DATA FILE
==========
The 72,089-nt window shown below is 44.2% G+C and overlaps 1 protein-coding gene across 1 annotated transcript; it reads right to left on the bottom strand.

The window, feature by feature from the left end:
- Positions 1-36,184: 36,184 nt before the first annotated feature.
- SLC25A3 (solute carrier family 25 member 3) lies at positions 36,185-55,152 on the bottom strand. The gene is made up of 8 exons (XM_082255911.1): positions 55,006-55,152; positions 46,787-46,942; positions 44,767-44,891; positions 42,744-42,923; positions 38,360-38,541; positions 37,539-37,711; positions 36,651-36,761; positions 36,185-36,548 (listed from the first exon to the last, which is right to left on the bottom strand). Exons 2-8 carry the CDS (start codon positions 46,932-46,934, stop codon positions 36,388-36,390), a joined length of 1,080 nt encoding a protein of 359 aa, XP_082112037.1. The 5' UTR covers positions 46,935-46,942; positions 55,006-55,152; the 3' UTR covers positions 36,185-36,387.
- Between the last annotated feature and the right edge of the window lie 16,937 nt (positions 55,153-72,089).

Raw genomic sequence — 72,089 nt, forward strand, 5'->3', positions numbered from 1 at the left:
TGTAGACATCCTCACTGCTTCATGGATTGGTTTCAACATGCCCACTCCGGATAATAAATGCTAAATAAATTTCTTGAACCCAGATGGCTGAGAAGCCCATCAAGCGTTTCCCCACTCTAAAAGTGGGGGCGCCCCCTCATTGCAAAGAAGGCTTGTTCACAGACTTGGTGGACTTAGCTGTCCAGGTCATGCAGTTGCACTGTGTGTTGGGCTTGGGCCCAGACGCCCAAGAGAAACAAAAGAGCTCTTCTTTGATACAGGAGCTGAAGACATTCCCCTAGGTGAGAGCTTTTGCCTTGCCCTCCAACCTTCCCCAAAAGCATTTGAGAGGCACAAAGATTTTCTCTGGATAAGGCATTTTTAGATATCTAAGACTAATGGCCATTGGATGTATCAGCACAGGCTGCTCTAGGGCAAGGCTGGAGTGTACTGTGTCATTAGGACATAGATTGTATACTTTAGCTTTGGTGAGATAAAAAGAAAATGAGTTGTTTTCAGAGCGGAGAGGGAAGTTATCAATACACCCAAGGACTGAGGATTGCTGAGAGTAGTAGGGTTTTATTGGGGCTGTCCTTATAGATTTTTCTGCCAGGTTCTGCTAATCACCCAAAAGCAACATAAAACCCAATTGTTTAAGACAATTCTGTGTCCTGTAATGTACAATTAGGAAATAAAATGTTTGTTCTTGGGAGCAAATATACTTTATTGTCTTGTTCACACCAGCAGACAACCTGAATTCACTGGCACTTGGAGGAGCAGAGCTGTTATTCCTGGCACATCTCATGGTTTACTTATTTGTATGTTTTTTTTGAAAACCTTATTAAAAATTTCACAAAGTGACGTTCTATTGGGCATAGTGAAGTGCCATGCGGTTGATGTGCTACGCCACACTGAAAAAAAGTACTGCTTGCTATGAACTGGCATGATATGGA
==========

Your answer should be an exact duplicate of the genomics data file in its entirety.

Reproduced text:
The 72,089-nt window shown below is 44.2% G+C and overlaps 1 protein-coding gene across 1 annotated transcript; it reads right to left on the bottom strand.

The window, feature by feature from the left end:
- Positions 1-36,184: 36,184 nt before the first annotated feature.
- SLC25A3 (solute carrier family 25 member 3) lies at positions 36,185-55,152 on the bottom strand. The gene is made up of 8 exons (XM_082255911.1): positions 55,006-55,152; positions 46,787-46,942; positions 44,767-44,891; positions 42,744-42,923; positions 38,360-38,541; positions 37,539-37,711; positions 36,651-36,761; positions 36,185-36,548 (listed from the first exon to the last, which is right to left on the bottom strand). Exons 2-8 carry the CDS (start codon positions 46,932-46,934, stop codon positions 36,388-36,390), a joined length of 1,080 nt encoding a protein of 359 aa, XP_082112037.1. The 5' UTR covers positions 46,935-46,942; positions 55,006-55,152; the 3' UTR covers positions 36,185-36,387.
- Between the last annotated feature and the right edge of the window lie 16,937 nt (positions 55,153-72,089).

Raw genomic sequence — 72,089 nt, forward strand, 5'->3', positions numbered from 1 at the left:
TGTAGACATCCTCACTGCTTCATGGATTGGTTTCAACATGCCCACTCCGGATAATAAATGCTAAATAAATTTCTTGAACCCAGATGGCTGAGAAGCCCATCAAGCGTTTCCCCACTCTAAAAGTGGGGGCGCCCCCTCATTGCAAAGAAGGCTTGTTCACAGACTTGGTGGACTTAGCTGTCCAGGTCATGCAGTTGCACTGTGTGTTGGGCTTGGGCCCAGACGCCCAAGAGAAACAAAAGAGCTCTTCTTTGATACAGGAGCTGAAGACATTCCCCTAGGTGAGAGCTTTTGCCTTGCCCTCCAACCTTCCCCAAAAGCATTTGAGAGGCACAAAGATTTTCTCTGGATAAGGCATTTTTAGATATCTAAGACTAATGGCCATTGGATGTATCAGCACAGGCTGCTCTAGGGCAAGGCTGGAGTGTACTGTGTCATTAGGACATAGATTGTATACTTTAGCTTTGGTGAGATAAAAAGAAAATGAGTTGTTTTCAGAGCGGAGAGGGAAGTTATCAATACACCCAAGGACTGAGGATTGCTGAGAGTAGTAGGGTTTTATTGGGGCTGTCCTTATAGATTTTTCTGCCAGGTTCTGCTAATCACCCAAAAGCAACATAAAACCCAATTGTTTAAGACAATTCTGTGTCCTGTAATGTACAATTAGGAAATAAAATGTTTGTTCTTGGGAGCAAATATACTTTATTGTCTTGTTCACACCAGCAGACAACCTGAATTCACTGGCACTTGGAGGAGCAGAGCTGTTATTCCTGGCACATCTCATGGTTTACTTATTTGTATGTTTTTTTTGAAAACCTTATTAAAAATTTCACAAAGTGACGTTCTATTGGGCATAGTGAAGTGCCATGCGGTTGATGTGCTACGCCACACTGAAAAAAAGTACTGCTTGCTATGAACTGGCATGATATGGA